Why don’t we spend more time teaching math?

ELA gets significantly more classroom time. Awareness of this discrepancy is the first step to solving this problem.
By: | August 19, 2019
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Evgeny Milyutin is co-founder and CEO of HappyNumbers.com.

English language arts and math are the one-two punch of the elementary school curriculum. Yet the average teaching time spent on these two areas is far from equal and balanced, with ELA receiving significantly more classroom time despite the recent and growing emphasis on STEM subjects.

It’s easy to understand why teachers focus on ELA and math. Standardized testing and pressure from administrators and parents emphasize these two areas more than other subjects. But why is ELA favored over math? Let’s look at this trend to better understand what’s happening.

Instruction time: ELA vs. math

A 2017 Illinois-specific study showed that each day, an average of 132 minutes are devoted to ELA, while 72 minutes are spent on math. However, in that state, the gap is closing slightly. Teachers are reallocating time spent on ELA in favor of more math time. Some schools have even opted to give equal teaching time to ELA and math, offering students a full 100 minutes for each. Low math scores on state exams and a general growing emphasis on STEM subjects have motivated educators to increase math instruction time.

Officials at the Center on Education Policy at The George Washington University in Washington, D.C., suggest that ELA has long been favored over math. But following the No Child Left Behind Act, which was signed into law in 2002, school administrators adjusted instruction time significantly, making the gap larger. Most notably, the time spent on subjects other than math and ELA was cut significantly.

By increasing the quality and quantity of instruction in math, we can help students reach higher achievement and success in math.

In 2001, elementary school administrators reported spending an average of 378 minutes per week on ELA, but by 2007, they spent an average of 520 minutes per week. Math instruction time also increased from an average of 264 minutes per week to an average of 352 minutes per week. As you can see, the change favored ELA over math. The gap grew from 114 to168 more minutes per week spent on ELA.

How do teachers plan instruction time?

A teacher’s personal preference may play a role, but so do district and school policies, administrative pressure and other factors.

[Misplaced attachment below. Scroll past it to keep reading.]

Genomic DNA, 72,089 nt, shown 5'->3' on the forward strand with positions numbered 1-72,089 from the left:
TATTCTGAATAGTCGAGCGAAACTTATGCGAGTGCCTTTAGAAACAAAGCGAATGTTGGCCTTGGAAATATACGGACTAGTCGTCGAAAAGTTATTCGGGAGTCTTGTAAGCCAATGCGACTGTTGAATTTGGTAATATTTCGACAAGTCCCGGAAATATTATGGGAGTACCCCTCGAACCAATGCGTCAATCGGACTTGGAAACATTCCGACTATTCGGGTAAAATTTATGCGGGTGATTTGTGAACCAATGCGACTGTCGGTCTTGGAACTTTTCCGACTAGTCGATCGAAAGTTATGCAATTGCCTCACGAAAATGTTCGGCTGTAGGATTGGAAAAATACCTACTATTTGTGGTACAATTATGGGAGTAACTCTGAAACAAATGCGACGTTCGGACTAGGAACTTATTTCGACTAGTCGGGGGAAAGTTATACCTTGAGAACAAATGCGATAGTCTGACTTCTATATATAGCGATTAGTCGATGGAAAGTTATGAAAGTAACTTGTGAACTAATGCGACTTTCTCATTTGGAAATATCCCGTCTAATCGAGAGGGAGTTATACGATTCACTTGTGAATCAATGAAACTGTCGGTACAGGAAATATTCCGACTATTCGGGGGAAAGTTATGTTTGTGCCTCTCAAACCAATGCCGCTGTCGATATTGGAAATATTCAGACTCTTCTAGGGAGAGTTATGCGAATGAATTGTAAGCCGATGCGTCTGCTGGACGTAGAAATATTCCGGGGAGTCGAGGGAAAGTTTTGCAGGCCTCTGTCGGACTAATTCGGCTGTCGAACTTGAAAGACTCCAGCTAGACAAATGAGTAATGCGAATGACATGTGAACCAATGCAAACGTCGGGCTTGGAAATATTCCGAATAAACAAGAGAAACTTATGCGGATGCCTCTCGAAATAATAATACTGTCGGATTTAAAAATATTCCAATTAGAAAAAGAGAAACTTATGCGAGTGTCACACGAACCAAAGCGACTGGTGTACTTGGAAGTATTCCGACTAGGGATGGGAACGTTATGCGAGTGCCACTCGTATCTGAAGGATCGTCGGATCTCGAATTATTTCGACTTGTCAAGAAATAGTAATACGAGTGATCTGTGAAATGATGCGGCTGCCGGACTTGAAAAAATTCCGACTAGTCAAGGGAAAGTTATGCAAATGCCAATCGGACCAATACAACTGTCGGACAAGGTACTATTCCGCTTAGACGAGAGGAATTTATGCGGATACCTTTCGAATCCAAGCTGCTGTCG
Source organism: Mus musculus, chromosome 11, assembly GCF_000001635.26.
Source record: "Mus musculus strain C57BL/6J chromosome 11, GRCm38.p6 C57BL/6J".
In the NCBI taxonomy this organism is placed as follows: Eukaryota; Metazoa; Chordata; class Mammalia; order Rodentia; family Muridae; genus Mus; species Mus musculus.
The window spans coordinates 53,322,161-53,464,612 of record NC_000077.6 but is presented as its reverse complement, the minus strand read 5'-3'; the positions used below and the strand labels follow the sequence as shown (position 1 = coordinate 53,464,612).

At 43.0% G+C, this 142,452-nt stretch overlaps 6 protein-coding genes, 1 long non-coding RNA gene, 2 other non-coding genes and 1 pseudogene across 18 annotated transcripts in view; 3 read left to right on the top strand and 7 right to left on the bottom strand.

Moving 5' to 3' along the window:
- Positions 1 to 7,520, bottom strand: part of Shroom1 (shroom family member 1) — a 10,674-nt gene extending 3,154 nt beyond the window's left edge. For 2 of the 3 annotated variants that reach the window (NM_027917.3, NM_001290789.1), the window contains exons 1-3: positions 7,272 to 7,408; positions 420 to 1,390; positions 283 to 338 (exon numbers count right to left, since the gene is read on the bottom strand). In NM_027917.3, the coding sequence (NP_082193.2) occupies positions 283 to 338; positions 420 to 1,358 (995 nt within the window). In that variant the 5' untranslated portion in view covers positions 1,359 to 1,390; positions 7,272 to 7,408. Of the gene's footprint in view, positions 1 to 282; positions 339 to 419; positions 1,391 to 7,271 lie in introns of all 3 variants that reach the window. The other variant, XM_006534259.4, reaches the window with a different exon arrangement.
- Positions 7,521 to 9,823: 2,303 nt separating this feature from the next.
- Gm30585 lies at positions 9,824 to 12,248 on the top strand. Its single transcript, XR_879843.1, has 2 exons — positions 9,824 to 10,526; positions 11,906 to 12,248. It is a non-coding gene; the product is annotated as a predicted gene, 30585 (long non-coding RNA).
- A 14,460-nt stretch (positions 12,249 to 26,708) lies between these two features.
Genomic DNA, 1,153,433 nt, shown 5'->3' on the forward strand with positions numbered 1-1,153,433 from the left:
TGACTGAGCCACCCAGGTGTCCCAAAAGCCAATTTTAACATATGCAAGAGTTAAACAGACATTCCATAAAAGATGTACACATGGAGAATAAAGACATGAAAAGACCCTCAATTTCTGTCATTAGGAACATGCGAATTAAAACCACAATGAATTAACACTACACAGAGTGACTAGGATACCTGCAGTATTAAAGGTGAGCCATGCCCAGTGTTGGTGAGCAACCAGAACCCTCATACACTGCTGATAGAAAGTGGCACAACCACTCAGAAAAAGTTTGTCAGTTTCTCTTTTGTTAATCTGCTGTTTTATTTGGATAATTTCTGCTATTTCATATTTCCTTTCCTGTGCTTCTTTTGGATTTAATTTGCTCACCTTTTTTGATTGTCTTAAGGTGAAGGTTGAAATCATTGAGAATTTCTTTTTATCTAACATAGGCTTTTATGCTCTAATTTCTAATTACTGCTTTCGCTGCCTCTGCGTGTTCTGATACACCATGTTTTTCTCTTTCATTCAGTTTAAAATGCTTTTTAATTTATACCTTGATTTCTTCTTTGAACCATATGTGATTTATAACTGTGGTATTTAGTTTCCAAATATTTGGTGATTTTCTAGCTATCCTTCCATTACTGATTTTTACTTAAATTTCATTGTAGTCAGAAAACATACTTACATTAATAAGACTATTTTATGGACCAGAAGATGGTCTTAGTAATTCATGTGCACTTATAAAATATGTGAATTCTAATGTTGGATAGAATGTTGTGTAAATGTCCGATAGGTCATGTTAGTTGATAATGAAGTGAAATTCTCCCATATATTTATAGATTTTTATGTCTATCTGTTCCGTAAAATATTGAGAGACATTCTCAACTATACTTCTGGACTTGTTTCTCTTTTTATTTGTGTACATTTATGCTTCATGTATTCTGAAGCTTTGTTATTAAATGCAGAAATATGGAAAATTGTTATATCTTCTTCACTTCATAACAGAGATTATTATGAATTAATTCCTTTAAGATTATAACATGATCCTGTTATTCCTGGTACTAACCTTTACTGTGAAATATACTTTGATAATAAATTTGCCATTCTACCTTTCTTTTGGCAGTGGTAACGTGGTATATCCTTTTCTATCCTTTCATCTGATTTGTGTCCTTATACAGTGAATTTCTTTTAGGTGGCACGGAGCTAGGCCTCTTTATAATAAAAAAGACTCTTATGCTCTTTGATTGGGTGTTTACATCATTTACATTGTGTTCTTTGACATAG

The introduction of Common Core may be one of the reasons teachers don’t like math today. Common Core math was designed to offer students a greater, deeper and more sophisticated understanding of math. However, the shift in teaching methods means that teachers are now expected to teach math in a way that’s vastly different from the way they learned math.

Despite this change in expectations, teacher training programs can still do more to help prepare teachers for the classroom. While many teacher training programs include pedagogy and a requirement for algebra and other higher-level math courses, not all teachers go through the curriculum in the same way that students do, says Deborah Loewenberg Ball, dean of the University of Michigan School of Education.

As recently as 2016, only 7% of teachers surveyed at a Georgia public school felt “strongly prepared” to teach math in their classrooms. This lackluster confidence in teaching math can’t be helpful when teachers block out their instruction time. They have little motivation to buck the standard of favoring ELA over math.

How can we offer more math to students?

As a general observation, ELA instruction time greatly outweighs math instruction time. Awareness of this discrepancy can help teachers analyze why they’re doing this and how they can change their schedules to offer more balanced instruction. Students need more support and instruction time from teachers to overcome the primary math crisis.

How can teachers make this happen? Here are some practical steps:
Add areas to your classroom for independent learning time that offer math games and technology tools. Some kids will use the areas even before the bell rings.

Initiate number talks to have whole-group math conversations. Having number talks is a relatively easy way to get started.

Take advantage of free professional development and online resources to gain confidence in teaching math.
Even small changes can make a big difference over time. Adding just 5-10 minutes of quality math time per day can add up to 25-50 additional minutes per week. By increasing the quality and quantity of instruction in math, we can help students reach higher achievement and success in math.

Now tell us, what’s your take? How are you giving math equal priority? And if not, why?

Edtech advocate Evgeny Milyutin is co-founder and CEO of HappyNumbers.com, a technology-driven personal teaching assistant that helps preschool through grade 5 teachers differentiate instruction and deepen students’ conceptual understanding of math